Muhammed Ali has died at age 74. I am 74. He loomed large when I came to adulthood. He was the most famous athlete on earth after he beat Sonny Liston in 1964.
He was the greatest fighter of my generation, as he never tired of reminding us. He was also the greatest self-promoter in sports of any generation.
Most men of my era had an opinion about Cassius Clay/Muhammed Ali. I was a fan, although I never cared much for boxing.
I liked his style. I liked it for a reason: it was all about marketing.
In November 1962, he was fighting Archie Moore, who was one month shy of age 46. Moore had knocked out 131 men — a record that still stands. He had been boxing professionally since 1935. He had been boxing longer than Clay had been alive. Moore had even trained Clay at one time. He had just come off of a near-decade reign as light heavyweight champion, the longest that any fighter had held the title, then or now.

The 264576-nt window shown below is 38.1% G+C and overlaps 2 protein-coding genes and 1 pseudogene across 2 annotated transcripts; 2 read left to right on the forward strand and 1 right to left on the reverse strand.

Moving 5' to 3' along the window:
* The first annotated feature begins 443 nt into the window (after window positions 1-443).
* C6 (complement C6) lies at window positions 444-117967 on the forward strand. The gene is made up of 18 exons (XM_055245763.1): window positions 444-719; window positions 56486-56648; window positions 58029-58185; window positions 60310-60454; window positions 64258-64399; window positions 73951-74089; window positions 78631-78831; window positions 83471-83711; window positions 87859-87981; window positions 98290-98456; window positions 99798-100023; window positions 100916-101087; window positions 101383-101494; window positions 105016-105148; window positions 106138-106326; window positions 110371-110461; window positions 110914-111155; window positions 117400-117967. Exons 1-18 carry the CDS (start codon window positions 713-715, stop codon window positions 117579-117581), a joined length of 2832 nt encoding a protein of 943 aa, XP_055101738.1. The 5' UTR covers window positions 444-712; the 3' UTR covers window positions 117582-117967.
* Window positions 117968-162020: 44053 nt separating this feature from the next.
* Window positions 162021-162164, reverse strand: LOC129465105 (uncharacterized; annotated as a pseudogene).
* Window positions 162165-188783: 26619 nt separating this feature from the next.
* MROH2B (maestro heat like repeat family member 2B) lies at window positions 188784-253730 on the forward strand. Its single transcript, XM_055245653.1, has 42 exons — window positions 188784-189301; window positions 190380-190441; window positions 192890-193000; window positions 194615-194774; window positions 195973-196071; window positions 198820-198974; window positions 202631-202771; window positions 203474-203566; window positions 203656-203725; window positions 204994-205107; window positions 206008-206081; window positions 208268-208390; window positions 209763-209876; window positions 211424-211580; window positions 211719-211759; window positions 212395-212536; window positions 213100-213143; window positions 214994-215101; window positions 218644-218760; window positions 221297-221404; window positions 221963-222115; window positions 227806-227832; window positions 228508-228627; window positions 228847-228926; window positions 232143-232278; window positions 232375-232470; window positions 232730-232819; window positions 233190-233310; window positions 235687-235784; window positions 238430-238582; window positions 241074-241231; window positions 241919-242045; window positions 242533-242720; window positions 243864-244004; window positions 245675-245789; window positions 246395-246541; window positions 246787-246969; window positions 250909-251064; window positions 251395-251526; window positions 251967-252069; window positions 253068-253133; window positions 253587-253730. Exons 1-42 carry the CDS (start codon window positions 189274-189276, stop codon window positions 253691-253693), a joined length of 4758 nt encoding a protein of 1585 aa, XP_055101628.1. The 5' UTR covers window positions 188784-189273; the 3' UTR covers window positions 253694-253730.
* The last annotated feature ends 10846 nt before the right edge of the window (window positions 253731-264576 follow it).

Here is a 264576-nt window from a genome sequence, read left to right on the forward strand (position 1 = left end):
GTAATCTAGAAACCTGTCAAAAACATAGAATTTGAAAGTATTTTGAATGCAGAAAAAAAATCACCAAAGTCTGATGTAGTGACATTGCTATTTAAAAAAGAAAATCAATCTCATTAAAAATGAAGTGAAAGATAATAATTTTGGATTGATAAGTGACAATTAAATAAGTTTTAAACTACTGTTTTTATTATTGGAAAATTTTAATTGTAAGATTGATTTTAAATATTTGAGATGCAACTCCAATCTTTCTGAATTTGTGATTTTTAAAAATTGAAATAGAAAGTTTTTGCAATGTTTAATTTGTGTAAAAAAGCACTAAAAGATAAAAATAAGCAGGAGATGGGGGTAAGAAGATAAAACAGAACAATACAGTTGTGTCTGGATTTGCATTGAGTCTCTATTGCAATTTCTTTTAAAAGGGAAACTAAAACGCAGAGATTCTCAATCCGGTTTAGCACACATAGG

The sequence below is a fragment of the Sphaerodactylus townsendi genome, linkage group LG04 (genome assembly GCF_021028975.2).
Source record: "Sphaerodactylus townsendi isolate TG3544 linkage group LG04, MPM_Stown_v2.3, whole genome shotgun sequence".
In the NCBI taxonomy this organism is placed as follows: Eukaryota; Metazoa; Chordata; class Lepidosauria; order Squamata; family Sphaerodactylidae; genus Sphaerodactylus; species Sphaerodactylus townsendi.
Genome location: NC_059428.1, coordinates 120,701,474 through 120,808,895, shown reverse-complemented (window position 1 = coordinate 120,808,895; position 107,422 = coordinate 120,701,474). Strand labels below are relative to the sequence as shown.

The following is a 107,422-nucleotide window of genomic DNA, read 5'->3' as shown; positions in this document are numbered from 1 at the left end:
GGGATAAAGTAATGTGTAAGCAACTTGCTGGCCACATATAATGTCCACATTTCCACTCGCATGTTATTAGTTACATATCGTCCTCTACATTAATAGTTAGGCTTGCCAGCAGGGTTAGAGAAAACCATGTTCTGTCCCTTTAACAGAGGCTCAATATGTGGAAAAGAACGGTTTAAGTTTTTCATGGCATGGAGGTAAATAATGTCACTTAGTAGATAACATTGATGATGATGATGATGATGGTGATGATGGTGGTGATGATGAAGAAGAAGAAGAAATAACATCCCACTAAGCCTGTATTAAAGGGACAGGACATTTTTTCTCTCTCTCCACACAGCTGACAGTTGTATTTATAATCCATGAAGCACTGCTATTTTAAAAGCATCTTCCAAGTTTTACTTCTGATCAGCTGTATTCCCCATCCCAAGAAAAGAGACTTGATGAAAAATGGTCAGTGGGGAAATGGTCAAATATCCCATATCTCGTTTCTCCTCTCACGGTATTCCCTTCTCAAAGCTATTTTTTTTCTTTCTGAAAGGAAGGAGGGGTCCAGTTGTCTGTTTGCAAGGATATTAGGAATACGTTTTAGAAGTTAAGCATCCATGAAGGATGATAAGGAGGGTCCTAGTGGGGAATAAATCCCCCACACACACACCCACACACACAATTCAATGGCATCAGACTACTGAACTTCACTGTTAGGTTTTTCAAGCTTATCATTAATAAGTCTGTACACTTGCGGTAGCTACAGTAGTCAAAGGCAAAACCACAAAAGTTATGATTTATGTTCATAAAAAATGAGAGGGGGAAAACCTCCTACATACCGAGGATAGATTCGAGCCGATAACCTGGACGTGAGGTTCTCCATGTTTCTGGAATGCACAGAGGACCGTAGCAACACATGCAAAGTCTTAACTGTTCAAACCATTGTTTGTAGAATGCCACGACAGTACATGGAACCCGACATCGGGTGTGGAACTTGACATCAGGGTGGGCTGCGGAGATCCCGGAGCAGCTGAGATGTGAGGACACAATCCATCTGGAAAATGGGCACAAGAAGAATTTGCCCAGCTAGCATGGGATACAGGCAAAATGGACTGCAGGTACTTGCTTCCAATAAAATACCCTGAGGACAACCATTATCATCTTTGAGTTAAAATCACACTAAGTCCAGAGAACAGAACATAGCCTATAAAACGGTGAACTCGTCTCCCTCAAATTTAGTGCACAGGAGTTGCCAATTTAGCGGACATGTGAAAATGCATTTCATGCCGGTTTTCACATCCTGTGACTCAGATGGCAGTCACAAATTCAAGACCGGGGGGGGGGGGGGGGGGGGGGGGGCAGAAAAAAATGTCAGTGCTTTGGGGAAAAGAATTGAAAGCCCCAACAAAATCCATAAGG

Clay was his brash self. “Moore will fall in four.” He was generally dismissive of Moore. The fight is on YouTube. It is clear by the first half of round three that Clay was just playing with Moore. In the second half, he took over. He knocked Moore out in round four, just as he had predicted.
I recall this vividly, although I cannot find a reference to it on the Web. After the fight, Clay told the press that he had meant no disrespect of Moore. He said he had just been trying to build interest in the fight, to build the gate. In short, it was just business. From that time on, I was a fan of Cassius Clay.
He really was the greatest.